In February of 1963, then 26 years old, I was a student of philosophy and social sciences at the University of Oslo. Though I found the subject of psychology mostly irrelevant to understanding people, myself or anything much like the living psyche as it seemed to be to me, I had become interested in mental illness and schizophrenia from a wider viewpoint than psychiatry adopted. My mother was still working at a progressive mental hospital, where I had also lived in and worked briefly. I had also worked day and night during my first months in Norway looking after some very disturbed youth at a treatment home. Besides this, much of the literature on the domain of consciousness interested me, from Jean-Paul Sartre's phenomenology to to Aldous Huxley's mescaline experiences. Questions concerning mental abberrations, whether wild and extraordinary ideas and theories or conditions of 'split-mindedness', occupied me and fellow students. Did the nature of sanity consist in being just a 'normal or well-adjusted' member of current society, or was this not something of a straightjacket in itself. I had already experimented in Paris with cannabis in the hope of freeing up my imagination and musical spontaneity and had introduced it to an unusual psychiatrist who my friends and I used to visit for parties and discussions. When I heard that the health authorities themselves had sent large samples of an extraordinary substance very similar to mescaline to him urging experimentation, I was interested to try it. A close friend – also working in child and adult therapy - Eric Steadman, had already taken a dose of it and recommended us taking some together. One bright Feburary morning, after 18 hours of fasting, we both took some blue capsules of Sandoz LSD.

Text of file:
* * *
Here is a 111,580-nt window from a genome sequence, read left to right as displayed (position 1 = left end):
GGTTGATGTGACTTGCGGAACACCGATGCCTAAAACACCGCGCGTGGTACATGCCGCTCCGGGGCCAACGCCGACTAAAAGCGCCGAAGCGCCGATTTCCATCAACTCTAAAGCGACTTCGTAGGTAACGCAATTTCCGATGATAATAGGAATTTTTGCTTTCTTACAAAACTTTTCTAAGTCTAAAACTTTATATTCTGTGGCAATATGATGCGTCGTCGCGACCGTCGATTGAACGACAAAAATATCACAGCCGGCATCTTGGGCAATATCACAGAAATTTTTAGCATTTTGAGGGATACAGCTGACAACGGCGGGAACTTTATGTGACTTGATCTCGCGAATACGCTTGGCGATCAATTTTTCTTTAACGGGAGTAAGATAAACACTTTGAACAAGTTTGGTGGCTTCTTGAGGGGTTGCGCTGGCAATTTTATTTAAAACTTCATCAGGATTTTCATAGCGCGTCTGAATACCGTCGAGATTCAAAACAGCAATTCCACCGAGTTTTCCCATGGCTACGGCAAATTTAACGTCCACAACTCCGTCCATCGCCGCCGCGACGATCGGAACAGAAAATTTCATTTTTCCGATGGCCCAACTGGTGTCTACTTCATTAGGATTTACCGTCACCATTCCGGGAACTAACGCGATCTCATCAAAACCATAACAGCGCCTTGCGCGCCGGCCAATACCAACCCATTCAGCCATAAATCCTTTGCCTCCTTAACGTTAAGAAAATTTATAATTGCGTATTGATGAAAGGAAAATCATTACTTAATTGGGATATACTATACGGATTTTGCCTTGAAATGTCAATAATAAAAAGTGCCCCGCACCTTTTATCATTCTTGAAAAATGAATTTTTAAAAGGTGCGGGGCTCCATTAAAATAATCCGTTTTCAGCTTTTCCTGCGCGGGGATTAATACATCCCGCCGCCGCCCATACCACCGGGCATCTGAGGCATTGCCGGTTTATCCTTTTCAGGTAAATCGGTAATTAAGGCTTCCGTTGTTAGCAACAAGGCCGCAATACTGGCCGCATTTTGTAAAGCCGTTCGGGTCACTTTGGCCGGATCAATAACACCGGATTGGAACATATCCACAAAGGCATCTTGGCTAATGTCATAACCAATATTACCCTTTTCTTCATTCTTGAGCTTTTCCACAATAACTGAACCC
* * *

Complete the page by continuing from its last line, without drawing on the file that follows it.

In wishing to write mostly from direct experience rather than theory or guesswork – and in trying to eliminate fanciful interpretations of what happened - I write as truthful an account as I can of what befell me in 1963. Decidedly the most intense experience of my life hitherto, it came without warning and without preparation on my part. Its outward circumstances and all the attendant questions it raises are to be held as distinct the experience itself as possible. The main motivations for taking LSD-25 were seeking illumination – for example that we may learn what Aldous Huxley was really writing about in his book ‘The Doors of Perception’ and – naive as it may seem now - to see if it the medical experts were right in that could help us understand conditions like schizophrenic psychosis! We were also interested in the claims around Zen Buddhism at that time.

Despite the preliminary reading and my previous trials with weaker psycho-active agents, I was really quite unprepared for the earth-shaking scale of the inner upheaval that came. I had not even imagined that psychosis, which LSD has been said to simulate, could be anything like as disastrous as what overtook me during the first hour or so of 'hell'. Nothing in my previous life was even remotely as intensely beautiful and awe-inspiring as the 'heaven' that superceded it.